Cogenra says it is now selling its low-concentration PV at $0.50 per watt.
“It’s not magic,” Cogenra CEO Gilad Almogy said of the remarkable price point for his company’s new T14 LCPV system. “Lots of people are working to bring down CPV costs. They did two things wrong: They bet against silicon, and they tried to bring a fifth-generation product to market right away. We believed the price of silicon would come down, and we grew our technology through iterations.”
Cogenra will deliver its newest LCPV modules at the $0.50 per watt price, and at a 20 percent reduced LCOE, for its first megawatt-scale T14 installation at the University of Arizona Science and Technology Park solar zone. Financed by Washington Gas Energy Systems and awarded a power purchase agreement by Tucson Electric Power, construction is scheduled for early 2014.
Before the launch of the new T14 system, the Khosla Ventures-backed Cogenra was focused on its unique hybrid solar hot water-solar electricity concept: parabolic trough mirrors, assembled from flat-plate mirrors, mounted on single-axis trackers. They concentrate the sun’s light fourteen times onto high-efficiency silicon PV panels along a water cooling system that absorbs the reflected heat. The panels generate electricity. The captured heat, which serves hot water needs, roughly doubles the system value, according to Almogy.
But first and foremost, Cogenra's technology is “a low-cost concentrating PV system,” Almogy said. And the new pricing breakthroughs are “not a revolution but an evolution” of the firm's LCPV technology.
The T14 system uses fourth-generation Cogenra modules. “With 30 to 40 installations, we learned enough and improved enough to get to our [current] price,” Almogy said.
The cost of the system’s optics is “very, very low.” The reduced-cost cooling system “keeps the solar cells cooler, allowing a higher power output.” And the new product’s architecture requires 10 percent less land, while remaining “fully compatible with industry-standard balance-of-system components, field layout and installation.”
Cogenra’s cell vendors have also evolved their efficiency and cost, Almogy added. “Two years ago, there was only one company that had high-efficiency cells. Now the world record for monocrystalline silicon cell efficiency is 24.7 percent, and there are three or four other companies that have efficiencies over 23 percent.”
Part of the advance is because silicon has become more efficient over the last year, driven by Japanese companies after Fukushima, Almogy said. “High-efficiency silicon is more expensive, but since we use so little, it only increases our cost slightly.”
“This is a new product for Cogenra, and the cost target of $0.50 per watt will have to be validated,” Raymond James energy analyst Pavel Molchanov said. “But as far as solar startups go, Cogenra has a pretty good track record.” Hitting that $0.50 price would be, Molchanov added, “a potentially disruptive innovation in the solar industry.”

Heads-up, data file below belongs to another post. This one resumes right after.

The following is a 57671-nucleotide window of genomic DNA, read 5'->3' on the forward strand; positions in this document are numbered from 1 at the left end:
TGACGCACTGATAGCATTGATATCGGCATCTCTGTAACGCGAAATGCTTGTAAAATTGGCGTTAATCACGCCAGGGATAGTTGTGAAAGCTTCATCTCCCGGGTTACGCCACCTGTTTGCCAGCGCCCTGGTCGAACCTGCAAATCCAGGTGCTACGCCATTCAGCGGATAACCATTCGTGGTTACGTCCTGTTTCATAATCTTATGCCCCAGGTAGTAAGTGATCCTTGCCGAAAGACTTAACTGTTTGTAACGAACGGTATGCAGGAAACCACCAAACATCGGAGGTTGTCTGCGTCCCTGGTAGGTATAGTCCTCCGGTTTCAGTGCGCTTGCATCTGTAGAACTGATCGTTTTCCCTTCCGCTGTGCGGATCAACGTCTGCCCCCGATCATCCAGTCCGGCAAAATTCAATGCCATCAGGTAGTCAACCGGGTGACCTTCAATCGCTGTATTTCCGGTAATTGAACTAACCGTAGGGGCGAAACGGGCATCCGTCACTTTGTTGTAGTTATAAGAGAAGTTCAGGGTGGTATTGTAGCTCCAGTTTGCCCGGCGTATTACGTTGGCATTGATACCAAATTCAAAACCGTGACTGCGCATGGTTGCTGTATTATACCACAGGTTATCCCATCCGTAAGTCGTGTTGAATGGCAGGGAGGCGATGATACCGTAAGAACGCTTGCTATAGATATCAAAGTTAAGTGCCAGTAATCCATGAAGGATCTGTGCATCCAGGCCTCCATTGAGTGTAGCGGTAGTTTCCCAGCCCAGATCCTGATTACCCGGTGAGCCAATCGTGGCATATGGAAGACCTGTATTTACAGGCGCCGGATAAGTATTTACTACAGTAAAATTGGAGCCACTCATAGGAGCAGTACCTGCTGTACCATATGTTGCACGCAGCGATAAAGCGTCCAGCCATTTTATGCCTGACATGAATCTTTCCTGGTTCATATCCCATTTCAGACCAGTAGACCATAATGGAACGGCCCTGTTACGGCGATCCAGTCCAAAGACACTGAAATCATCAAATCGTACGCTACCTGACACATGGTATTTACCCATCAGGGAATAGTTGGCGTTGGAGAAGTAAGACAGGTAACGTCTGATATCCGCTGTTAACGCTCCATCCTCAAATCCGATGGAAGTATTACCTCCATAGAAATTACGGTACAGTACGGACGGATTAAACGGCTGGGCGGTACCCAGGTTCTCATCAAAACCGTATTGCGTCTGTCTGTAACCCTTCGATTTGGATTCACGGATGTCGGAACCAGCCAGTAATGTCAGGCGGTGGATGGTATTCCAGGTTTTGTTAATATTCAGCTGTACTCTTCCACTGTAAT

Just how disruptive it would be is clear from an observation in GTM Research’s just published Global PV Pricing Outlook 2014: Value Chain Trends, Global Drivers and Regional Dynamics report: “Looking into 2015 and beyond, module pricing will resume its long downward trajectory, eventually hitting $.50 per watt for Tier 1 Chinese modules in the base forecast.”
Cogenra beat out several other CPV technologies in a competitive solicitation run by Tucson Electric Power's Wholesale and Renewables Director Carmine Tilghman. It joined Amonix as the only other trial CPV technology selected by TEP for the University of Arizona’s Tech Park.
Tilghman would not disclose the PPA price and could not confirm the cost per watt or LCOE. “My guess is Washington Gas would not have procured the project if they weren’t comfortable with Cogenra’s ability to deliver at the promised price point.”
High-concentration CPV technologies like those employed by SolFocus, Amonix, Soitec, and Solar Junction have struggled. They can get 500 times to 1,300 times concentrations and achieve much higher efficiencies, Almogy told GTM, but at a much higher cost because of more expensive optics, module materials, and tracking systems.
“Two years ago, when silicon was very expensive, that seemed like a viable solution,” Almogy said. But the price of silicon has dropped and Cogenra’s commitment to it has paid off.
Despite that and the many cost-saving improvements Almogy described, when pressed repeatedly for validation of the remarkable price point claim he makes for the new system, he finally could only say, “Give me a purchase order and I will send you modules at $0.50 per watt.”
Source: GTM Research’s Global PV Pricing Outlook 2014: Value Chain Trends, Global Drivers and Regional Dynamics